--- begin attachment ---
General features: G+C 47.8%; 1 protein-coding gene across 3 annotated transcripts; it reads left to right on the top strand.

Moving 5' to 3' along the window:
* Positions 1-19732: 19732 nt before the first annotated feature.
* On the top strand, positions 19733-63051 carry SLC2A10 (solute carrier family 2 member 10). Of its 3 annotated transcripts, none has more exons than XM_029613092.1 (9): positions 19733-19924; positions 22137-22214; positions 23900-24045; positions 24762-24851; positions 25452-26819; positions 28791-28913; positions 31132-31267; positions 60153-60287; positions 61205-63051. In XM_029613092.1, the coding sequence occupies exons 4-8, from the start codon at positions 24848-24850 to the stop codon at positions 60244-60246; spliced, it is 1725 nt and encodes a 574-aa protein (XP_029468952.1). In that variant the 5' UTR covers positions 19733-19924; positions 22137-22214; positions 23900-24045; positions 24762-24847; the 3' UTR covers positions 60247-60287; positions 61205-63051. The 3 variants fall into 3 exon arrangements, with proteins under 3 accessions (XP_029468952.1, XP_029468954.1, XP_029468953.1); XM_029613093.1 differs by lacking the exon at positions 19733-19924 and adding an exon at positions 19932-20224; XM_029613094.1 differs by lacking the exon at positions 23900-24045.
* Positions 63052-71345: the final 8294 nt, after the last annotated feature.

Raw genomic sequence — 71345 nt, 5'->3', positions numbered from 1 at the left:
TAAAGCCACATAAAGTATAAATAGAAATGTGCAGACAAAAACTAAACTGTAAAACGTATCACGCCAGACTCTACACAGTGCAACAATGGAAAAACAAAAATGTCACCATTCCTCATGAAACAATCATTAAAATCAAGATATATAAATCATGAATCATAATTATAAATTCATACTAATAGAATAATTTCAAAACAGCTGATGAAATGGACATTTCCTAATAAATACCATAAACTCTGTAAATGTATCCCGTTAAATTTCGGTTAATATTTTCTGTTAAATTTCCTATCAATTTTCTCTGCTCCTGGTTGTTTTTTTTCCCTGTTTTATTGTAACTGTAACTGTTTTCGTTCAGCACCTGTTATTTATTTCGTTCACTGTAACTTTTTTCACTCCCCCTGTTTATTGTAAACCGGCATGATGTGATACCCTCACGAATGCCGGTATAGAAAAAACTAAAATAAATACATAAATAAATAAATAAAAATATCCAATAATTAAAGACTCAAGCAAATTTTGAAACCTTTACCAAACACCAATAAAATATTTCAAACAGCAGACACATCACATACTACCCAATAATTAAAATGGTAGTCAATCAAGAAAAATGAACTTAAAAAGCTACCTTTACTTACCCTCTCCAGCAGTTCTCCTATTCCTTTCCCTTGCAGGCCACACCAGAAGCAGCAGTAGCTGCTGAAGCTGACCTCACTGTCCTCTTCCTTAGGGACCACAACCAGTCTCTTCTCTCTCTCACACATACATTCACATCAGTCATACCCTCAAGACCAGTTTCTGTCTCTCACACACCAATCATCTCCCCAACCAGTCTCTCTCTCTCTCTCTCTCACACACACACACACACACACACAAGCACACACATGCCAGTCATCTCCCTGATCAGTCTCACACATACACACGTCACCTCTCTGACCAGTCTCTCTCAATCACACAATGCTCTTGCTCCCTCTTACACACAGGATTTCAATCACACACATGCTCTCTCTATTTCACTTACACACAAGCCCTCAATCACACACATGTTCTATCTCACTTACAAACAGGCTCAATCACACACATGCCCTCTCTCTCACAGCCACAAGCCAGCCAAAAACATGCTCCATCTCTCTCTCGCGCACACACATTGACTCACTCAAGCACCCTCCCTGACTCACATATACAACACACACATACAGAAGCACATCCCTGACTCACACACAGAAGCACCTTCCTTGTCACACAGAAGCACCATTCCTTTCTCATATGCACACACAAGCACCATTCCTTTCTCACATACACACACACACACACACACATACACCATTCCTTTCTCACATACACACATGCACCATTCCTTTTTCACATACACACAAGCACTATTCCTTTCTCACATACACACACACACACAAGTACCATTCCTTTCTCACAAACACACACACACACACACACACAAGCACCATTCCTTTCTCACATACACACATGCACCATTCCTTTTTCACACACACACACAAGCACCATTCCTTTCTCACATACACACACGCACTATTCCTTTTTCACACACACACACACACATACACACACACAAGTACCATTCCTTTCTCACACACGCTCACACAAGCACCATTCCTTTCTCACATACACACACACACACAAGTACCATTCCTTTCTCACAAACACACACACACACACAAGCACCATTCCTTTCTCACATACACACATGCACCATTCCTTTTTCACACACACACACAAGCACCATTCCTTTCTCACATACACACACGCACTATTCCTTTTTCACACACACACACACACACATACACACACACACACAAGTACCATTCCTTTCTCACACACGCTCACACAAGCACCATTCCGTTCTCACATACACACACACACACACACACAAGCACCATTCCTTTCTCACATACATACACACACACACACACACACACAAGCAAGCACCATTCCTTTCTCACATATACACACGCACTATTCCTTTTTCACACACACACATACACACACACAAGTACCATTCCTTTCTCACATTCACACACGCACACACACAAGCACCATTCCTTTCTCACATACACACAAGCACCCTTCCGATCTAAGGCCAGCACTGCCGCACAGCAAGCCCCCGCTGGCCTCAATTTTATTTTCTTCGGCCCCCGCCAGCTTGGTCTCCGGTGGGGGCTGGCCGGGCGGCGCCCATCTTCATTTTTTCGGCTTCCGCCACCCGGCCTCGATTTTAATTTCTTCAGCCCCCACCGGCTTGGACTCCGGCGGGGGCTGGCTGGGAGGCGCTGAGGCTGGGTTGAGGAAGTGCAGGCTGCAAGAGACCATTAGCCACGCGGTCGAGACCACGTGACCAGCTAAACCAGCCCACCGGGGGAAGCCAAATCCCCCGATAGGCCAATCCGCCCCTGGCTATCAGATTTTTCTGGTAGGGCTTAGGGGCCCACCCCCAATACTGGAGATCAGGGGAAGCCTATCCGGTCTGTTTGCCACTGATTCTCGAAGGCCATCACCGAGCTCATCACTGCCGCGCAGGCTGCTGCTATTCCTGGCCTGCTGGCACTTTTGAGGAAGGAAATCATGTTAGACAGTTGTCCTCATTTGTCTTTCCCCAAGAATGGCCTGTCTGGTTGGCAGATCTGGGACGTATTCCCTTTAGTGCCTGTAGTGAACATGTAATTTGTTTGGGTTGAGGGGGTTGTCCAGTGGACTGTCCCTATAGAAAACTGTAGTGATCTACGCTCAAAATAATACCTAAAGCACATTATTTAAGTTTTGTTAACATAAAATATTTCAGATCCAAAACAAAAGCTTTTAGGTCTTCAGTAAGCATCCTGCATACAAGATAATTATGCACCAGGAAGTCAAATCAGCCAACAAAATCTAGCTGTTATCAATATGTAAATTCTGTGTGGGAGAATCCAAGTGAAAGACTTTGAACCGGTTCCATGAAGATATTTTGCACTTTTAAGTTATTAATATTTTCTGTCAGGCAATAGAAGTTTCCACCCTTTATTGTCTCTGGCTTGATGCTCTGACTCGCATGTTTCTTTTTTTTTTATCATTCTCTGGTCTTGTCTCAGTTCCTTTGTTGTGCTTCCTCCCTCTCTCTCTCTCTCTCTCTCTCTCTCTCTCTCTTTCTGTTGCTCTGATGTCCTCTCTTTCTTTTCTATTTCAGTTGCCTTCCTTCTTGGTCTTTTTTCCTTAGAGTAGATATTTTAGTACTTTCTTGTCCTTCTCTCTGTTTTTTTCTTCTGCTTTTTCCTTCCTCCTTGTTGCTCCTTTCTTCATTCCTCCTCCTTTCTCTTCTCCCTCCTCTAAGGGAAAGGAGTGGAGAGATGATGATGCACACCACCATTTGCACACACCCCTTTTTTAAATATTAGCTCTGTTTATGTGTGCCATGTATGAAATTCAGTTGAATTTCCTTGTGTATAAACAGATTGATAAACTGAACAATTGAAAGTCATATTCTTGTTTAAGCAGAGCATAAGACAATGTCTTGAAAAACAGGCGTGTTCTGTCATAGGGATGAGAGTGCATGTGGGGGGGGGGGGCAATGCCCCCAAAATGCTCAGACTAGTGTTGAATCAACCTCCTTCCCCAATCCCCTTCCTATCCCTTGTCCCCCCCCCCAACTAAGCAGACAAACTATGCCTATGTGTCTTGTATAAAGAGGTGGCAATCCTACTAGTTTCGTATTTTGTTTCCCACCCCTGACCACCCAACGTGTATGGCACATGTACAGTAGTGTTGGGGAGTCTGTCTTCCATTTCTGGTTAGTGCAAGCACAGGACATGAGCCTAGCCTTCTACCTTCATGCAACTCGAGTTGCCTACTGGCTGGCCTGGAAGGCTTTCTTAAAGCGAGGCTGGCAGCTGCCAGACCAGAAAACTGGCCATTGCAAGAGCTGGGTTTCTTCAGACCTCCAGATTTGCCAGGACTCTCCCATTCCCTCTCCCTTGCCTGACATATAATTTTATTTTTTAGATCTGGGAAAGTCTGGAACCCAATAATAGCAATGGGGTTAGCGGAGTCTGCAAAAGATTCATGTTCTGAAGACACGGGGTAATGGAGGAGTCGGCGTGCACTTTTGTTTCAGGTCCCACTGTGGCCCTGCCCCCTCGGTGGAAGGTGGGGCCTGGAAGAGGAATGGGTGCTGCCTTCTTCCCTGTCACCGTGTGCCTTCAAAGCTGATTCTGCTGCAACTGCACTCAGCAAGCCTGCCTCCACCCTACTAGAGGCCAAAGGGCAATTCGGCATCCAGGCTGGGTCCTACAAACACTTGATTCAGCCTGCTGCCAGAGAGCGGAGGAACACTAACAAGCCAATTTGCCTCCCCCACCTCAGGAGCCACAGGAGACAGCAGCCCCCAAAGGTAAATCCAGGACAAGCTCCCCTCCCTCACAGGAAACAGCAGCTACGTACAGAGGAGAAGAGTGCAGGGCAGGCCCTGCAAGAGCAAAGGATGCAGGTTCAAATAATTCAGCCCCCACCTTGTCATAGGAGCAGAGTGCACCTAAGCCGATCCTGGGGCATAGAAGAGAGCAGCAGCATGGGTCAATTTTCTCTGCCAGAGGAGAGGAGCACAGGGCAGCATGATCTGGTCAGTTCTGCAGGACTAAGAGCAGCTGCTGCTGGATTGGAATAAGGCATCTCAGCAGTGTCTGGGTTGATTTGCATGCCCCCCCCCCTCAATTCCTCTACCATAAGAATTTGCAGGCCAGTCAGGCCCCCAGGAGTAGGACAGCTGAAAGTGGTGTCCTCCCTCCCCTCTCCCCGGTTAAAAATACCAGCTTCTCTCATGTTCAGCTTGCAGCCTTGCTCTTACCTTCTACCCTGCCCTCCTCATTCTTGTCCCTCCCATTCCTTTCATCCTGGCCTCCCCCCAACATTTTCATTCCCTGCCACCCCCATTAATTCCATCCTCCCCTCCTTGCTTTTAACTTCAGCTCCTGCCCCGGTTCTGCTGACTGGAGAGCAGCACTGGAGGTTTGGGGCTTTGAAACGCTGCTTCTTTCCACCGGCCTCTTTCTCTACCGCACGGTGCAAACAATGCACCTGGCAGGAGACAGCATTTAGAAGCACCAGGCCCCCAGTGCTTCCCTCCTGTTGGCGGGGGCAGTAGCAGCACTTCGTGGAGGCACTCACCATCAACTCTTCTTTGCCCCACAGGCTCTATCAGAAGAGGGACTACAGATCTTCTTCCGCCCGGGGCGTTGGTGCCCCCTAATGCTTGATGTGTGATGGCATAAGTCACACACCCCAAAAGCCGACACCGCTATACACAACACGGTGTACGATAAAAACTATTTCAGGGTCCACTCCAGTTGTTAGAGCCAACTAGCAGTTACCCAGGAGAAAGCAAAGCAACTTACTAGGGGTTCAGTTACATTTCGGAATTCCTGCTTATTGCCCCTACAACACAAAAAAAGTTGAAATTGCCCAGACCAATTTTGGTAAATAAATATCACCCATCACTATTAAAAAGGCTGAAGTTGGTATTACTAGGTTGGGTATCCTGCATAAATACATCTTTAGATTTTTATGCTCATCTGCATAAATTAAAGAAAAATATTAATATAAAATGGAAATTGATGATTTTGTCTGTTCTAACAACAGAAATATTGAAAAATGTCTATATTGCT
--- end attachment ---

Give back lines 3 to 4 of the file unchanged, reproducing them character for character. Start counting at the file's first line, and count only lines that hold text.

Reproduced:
* Positions 1-19732: 19732 nt before the first annotated feature.
* On the top strand, positions 19733-63051 carry SLC2A10 (solute carrier family 2 member 10). Of its 3 annotated transcripts, none has more exons than XM_029613092.1 (9): positions 19733-19924; positions 22137-22214; positions 23900-24045; positions 24762-24851; positions 25452-26819; positions 28791-28913; positions 31132-31267; positions 60153-60287; positions 61205-63051. In XM_029613092.1, the coding sequence occupies exons 4-8, from the start codon at positions 24848-24850 to the stop codon at positions 60244-60246; spliced, it is 1725 nt and encodes a 574-aa protein (XP_029468952.1). In that variant the 5' UTR covers positions 19733-19924; positions 22137-22214; positions 23900-24045; positions 24762-24847; the 3' UTR covers positions 60247-60287; positions 61205-63051. The 3 variants fall into 3 exon arrangements, with proteins under 3 accessions (XP_029468952.1, XP_029468954.1, XP_029468953.1); XM_029613093.1 differs by lacking the exon at positions 19733-19924 and adding an exon at positions 19932-20224; XM_029613094.1 differs by lacking the exon at positions 23900-24045.